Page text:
All posts by Ella Stoede Thompson

Is ethical analysis the missing link?

Brennan’s article, written during the Clinton administration—over a decade ago—is just as relevant now as it was then. Brennan puts forward several statements, including his assessment that medical care has, at its base, ethical roots. Because of this, “ethical roots ought to inform the institutions to which they give rise and their attendant financing arrangements”. He states, in his introduction, that ethics is generally left out of debates about finance reform, and that these debates are predominantly governed by economics and politics. This is logical; it’s hard to argue with real numbers and data, which is what economics can provide.

After presenting three solutions: health care insurance reform, health care financing reform, and health care cost reform, he concludes that financing and cost reforms are necessary to remedy the situation, and that an insurance reform is simply not enough. Whether or not Brennan’s assertion about ethics being at the root of health care is true, is not as important. Ethics is inherently linked to any social industry; working for the good of people. Ethics should be considered in any debate when an outcome will affect the well being of people.

However, the problem is figuring out how to get ethics involved. Right now, Congress, a room of politicians, decides on reforms. Brennan mentions, “The plan is only now taking shape…what will eventually emerge from Congress is impossible to predict.” He is referring to the issues of health care costs and restricted access that were addressed during the Clinton administration. However, as we all are very much aware of, the health care system is still dysfunctional. “The plan”, or any plan for that matter, has not yet seemed to work.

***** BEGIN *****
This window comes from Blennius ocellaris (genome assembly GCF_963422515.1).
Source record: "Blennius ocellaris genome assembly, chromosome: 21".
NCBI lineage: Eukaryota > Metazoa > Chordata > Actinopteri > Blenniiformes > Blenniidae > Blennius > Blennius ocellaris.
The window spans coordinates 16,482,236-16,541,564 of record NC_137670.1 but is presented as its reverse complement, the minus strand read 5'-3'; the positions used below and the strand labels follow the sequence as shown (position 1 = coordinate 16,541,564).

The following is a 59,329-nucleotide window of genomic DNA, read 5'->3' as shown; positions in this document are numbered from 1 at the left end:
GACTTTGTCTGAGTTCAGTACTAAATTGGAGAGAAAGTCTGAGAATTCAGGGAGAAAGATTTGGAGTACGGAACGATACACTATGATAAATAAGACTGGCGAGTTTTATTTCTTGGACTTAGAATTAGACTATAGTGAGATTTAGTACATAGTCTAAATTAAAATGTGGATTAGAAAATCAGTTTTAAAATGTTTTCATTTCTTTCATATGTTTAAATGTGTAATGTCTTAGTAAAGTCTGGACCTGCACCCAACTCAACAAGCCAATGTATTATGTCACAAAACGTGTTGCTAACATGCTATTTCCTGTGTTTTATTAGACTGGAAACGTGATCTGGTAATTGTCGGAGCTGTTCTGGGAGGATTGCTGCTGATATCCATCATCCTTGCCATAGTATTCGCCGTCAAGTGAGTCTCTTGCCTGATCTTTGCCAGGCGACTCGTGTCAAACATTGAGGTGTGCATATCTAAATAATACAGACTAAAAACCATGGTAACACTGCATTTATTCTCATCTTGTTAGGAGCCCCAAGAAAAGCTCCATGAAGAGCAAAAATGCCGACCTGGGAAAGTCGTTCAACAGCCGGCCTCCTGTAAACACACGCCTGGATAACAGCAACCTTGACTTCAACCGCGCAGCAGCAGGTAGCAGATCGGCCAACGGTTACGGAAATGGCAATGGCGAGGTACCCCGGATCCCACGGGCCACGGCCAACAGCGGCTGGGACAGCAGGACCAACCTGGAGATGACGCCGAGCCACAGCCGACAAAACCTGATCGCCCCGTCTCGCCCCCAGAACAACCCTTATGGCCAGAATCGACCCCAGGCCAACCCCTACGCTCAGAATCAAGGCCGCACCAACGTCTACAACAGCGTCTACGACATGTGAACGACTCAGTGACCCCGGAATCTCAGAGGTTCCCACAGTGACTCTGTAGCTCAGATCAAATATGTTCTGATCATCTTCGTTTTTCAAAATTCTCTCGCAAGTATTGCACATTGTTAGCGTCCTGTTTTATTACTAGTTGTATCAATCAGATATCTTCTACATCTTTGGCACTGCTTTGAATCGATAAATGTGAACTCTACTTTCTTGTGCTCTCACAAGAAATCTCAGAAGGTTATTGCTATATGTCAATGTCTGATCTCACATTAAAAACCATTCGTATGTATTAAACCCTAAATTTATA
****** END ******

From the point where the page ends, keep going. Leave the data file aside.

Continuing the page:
Right now we are in the beginning stages of Obamacare, a plan significantly based on reforming insurance. However, it seems unlikely that any big “plan” is likely to work, unless the way in which plans are created and approved is reformed. It will take more then just allowing ethics to enter the “debate”, ethics must take a main role, instead of the backseat position it has been holding for a long time. If the medical system is to indeed become the social institution that it logically should be, integrating ethics—an entity to speak on behalf of people’s health—is imperative.


Investing in Lives

Healthcare, like many “public” services, is not equally available to everyone. It is true that there is some degree healthcare available to the population at large, but, due to the private sector, the quality is vastly different between groups. There are many things that factor in to the availability of quality healthcare. Things such as income, race, ethnicity, gender, age and others all play in to the healthcare a person receives. A complete list is covered in a report on health disparities published by the CDC  ( These factors ultimately come down to income and demographics. Preventive medicine deserves a larger amount of funding. If everyone does not have the same opportunity to protect their health, then should they be placed with the total responsibility of their own preventative medicine?